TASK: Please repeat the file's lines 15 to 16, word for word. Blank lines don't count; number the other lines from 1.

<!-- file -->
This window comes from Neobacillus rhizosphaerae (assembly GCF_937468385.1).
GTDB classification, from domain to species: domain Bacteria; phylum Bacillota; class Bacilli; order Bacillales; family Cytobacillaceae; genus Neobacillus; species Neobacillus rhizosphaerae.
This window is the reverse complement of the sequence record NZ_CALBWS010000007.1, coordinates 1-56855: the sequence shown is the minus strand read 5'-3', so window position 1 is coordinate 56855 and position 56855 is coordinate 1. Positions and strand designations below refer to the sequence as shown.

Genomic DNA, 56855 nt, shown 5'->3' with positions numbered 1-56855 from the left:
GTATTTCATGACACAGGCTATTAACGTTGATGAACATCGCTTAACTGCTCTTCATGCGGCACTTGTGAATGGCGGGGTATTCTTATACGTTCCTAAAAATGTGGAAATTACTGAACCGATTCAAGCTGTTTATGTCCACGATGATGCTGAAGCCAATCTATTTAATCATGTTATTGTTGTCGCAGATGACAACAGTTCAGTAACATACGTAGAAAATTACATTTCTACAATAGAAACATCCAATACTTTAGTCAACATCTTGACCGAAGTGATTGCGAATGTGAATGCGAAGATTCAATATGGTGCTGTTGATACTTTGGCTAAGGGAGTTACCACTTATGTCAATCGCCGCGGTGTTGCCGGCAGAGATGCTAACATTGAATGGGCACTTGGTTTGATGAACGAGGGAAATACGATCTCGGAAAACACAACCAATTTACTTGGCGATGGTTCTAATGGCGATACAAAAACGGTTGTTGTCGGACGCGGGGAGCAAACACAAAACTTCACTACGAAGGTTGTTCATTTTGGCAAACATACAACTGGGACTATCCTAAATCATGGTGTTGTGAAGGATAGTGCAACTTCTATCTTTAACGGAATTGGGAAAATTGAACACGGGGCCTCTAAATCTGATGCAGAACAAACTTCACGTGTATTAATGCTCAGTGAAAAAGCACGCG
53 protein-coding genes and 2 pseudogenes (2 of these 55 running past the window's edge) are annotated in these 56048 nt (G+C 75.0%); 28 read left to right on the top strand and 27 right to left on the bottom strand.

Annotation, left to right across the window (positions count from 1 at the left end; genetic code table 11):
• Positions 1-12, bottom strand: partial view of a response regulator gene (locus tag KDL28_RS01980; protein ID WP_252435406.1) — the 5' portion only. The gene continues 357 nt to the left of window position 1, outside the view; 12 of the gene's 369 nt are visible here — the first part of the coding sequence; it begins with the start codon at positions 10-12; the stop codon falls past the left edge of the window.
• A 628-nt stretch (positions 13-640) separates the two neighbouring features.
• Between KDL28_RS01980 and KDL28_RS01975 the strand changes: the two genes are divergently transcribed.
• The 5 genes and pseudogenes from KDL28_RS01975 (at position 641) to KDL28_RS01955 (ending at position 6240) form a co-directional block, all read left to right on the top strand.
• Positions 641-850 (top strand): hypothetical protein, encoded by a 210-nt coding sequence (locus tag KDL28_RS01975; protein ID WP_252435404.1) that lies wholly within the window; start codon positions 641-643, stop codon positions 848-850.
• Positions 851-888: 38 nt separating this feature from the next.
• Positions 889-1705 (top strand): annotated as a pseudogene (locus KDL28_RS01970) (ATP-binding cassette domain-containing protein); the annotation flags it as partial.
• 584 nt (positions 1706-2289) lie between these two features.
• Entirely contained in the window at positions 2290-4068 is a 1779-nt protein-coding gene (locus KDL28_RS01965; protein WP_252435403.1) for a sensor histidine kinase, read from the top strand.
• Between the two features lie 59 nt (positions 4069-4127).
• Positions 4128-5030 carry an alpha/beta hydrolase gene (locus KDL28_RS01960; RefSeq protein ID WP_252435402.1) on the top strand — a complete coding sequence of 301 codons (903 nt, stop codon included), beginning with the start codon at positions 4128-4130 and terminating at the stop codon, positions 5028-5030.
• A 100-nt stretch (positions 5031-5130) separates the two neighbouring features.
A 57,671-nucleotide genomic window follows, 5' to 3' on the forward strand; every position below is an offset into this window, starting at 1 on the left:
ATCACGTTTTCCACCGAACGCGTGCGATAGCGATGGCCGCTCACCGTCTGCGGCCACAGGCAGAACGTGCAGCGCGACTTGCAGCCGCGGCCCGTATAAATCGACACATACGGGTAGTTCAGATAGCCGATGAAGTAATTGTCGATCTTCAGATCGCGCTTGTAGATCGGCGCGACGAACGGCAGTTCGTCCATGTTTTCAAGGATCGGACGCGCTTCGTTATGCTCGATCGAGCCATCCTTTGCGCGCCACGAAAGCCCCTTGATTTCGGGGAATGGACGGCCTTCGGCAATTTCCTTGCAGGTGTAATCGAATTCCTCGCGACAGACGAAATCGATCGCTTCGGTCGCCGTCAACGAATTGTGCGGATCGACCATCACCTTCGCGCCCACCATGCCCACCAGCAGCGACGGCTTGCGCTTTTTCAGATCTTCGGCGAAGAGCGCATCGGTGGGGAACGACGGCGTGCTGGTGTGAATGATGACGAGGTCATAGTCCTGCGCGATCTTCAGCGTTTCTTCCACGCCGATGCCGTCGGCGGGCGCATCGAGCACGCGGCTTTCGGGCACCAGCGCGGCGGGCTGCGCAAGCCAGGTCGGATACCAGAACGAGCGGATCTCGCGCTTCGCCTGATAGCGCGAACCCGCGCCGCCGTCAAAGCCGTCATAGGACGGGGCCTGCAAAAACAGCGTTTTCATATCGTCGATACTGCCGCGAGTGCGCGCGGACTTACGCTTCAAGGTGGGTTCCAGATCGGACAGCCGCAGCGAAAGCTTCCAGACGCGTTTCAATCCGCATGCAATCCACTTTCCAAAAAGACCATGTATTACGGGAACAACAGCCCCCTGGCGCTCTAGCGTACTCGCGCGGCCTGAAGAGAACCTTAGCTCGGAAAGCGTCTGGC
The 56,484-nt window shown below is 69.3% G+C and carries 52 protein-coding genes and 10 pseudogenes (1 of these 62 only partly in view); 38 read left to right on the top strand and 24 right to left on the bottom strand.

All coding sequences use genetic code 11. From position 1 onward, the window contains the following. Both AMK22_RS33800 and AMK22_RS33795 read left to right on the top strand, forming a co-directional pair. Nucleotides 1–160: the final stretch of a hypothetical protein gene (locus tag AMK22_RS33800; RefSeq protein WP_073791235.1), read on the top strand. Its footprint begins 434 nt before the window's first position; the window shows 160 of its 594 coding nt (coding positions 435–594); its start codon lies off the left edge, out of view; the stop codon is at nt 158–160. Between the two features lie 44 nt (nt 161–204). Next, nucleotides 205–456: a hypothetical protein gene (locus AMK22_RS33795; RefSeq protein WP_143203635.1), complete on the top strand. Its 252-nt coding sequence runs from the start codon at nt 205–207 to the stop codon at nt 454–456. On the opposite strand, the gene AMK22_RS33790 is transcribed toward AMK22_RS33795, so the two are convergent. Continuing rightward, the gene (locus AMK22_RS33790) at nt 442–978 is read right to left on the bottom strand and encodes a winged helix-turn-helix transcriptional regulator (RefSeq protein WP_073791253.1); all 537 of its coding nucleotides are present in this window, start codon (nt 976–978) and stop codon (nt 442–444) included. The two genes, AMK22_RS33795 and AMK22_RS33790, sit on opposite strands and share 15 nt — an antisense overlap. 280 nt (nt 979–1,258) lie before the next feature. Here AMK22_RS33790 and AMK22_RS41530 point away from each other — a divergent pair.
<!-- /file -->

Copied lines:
• 584 nt (positions 1706-2289) lie between these two features.
• Entirely contained in the window at positions 2290-4068 is a 1779-nt protein-coding gene (locus KDL28_RS01965; protein WP_252435403.1) for a sensor histidine kinase, read from the top strand.